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Environmental News for a Healthier Planet and Life

covering climate now

Researchers are studying jellyfish beach strandings, like this one in Denmark, along the West Coast. SilverSnapper / Getty Images

By Jenessa Duncombe

During some years in the spring, so many jellyfish wash ashore on the beaches of Washington, Oregon, and California that they carpet the sand in thick, gooey mats. The jellyfish Velella velella can pile so high that taken together, they likely equal six and half blue whales' worth of stuff.

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The Chinle Formation at Petrified Forest National Park provides a "living laboratory" for studying the Triassic period. National Park Service

By Ria Mazumdar

Reddish rock formations pervade the American Southwest. Their coloration is associated with the mineral hematite, through which a recent Rutgers University–led study uncovered a powerful link to climate.

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boonchai wedmakawand / Moment / Getty Images

Delta-8 THC is a cannabis product that has become a bestseller over the past few months, as many consumers find they can legally purchase it from CBD retailers. Its proponents say that Delta-8 THC will give you a nice little buzz, minus some of the more intense feelings (including paranoia) that are sometimes associated with marijuana.

Delta-8 THC is being marketed as a legal option for consumers who either don't live in a state with legal cannabis, or are a little apprehensive about how traditional psychoactive THC products will affect them. But is it all it's cracked up to be? Let's take a closer look, exploring what Delta-8 THC is, how it differs from other THC products, and whether it's actually legal for use.

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Drone surveillance reveals just how big a contribution sea cucumbers make to reef habitats. treetstreet / iStock / Getty Images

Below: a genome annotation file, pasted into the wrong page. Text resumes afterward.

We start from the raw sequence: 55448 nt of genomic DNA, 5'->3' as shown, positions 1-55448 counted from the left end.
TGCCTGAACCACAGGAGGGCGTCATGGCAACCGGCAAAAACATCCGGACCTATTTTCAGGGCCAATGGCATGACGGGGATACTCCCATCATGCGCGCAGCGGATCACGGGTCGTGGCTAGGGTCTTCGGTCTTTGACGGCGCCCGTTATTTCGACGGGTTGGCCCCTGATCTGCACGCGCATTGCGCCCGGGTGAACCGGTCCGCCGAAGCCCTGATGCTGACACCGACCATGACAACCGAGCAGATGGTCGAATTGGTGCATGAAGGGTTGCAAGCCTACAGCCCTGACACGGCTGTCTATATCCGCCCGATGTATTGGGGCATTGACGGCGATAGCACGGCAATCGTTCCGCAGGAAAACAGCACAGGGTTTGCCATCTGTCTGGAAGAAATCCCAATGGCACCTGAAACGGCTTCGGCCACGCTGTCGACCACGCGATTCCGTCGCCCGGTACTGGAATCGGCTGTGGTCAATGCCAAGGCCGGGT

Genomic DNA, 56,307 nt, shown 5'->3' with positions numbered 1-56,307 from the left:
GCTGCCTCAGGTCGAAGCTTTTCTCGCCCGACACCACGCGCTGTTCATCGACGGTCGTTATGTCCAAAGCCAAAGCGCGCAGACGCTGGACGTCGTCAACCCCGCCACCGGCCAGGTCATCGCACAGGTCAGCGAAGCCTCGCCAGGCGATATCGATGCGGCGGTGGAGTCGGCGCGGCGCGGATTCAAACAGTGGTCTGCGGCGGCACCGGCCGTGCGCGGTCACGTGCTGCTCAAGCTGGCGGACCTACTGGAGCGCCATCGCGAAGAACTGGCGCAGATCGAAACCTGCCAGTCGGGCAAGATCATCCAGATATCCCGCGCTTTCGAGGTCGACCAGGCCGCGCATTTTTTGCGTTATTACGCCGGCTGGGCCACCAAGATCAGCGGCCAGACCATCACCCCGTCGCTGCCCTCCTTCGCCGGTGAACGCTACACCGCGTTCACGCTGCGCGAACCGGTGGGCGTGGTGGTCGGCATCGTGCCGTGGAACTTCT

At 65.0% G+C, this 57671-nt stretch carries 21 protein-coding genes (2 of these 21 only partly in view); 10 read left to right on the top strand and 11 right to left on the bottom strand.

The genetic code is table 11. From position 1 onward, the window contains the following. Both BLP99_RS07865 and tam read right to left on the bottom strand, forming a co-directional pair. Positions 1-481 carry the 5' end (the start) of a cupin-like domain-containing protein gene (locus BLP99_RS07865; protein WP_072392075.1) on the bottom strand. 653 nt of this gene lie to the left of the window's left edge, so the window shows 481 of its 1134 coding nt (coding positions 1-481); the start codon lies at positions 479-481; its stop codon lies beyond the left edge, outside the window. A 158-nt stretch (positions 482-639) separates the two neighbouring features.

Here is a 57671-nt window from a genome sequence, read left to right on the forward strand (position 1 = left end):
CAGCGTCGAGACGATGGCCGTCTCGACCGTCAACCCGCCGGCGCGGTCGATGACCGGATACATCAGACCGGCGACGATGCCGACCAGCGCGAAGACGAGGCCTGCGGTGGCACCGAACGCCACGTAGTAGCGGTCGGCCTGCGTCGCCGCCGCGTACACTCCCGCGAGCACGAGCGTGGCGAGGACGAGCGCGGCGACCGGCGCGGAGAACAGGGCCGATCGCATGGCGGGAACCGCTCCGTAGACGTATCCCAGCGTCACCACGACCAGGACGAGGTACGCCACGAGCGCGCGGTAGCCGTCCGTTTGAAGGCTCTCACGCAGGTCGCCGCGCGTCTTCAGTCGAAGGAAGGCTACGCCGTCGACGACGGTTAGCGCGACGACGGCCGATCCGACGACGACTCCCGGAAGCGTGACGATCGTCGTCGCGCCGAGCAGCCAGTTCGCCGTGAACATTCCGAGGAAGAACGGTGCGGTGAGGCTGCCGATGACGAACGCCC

By Hannah Thomasy

On its own, a single sea cucumber may not be very impressive. But get enough of these floppy, faceless creatures together, and they—or, more specifically, their poop—can physically and biochemically reshape a coral reef habitat.

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From this overlook 1,400 feet above the the river, one can understand why the New River Gorge is known by many as the Grand Canyon of the East. Sky Noir Photography / Moment / Getty Images

By Mary Caperton Morton

The only thing "new" about West Virginia's New River Gorge is its national park status: In 2021, the New River Gorge became our latest national park, but in geologic terms, the New River is anything but new. Dating back to the days of the supercontinent Pangaea, it is one of the oldest rivers in the world and one of the few waterways in North America that runs north.

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Botanicals used to flavor spirits, such as absinthe, shown here, grow in alpine regions near glacial ice. Climate warming is now causing this ice to retreat. Moussa81 / Getty Images

By Stacy Kish

Many of the botanicals used in traditional medicines and to flavor spirits, from absinthe to eau de vie, grow in alpine regions near the toes of glacial ice. As the planet warms and glacial ice retreats, this unique environment is changing and altering the diversity of the plant community.

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Houses and wooden debris are shown in flood waters from Hurricane Katrina Sept. 11, 2005 in New Orleans, Louisiana. Jerry Grayson / Helifilms Australia PTY Ltd / Getty Images

By Eric Tate and Christopher Emrich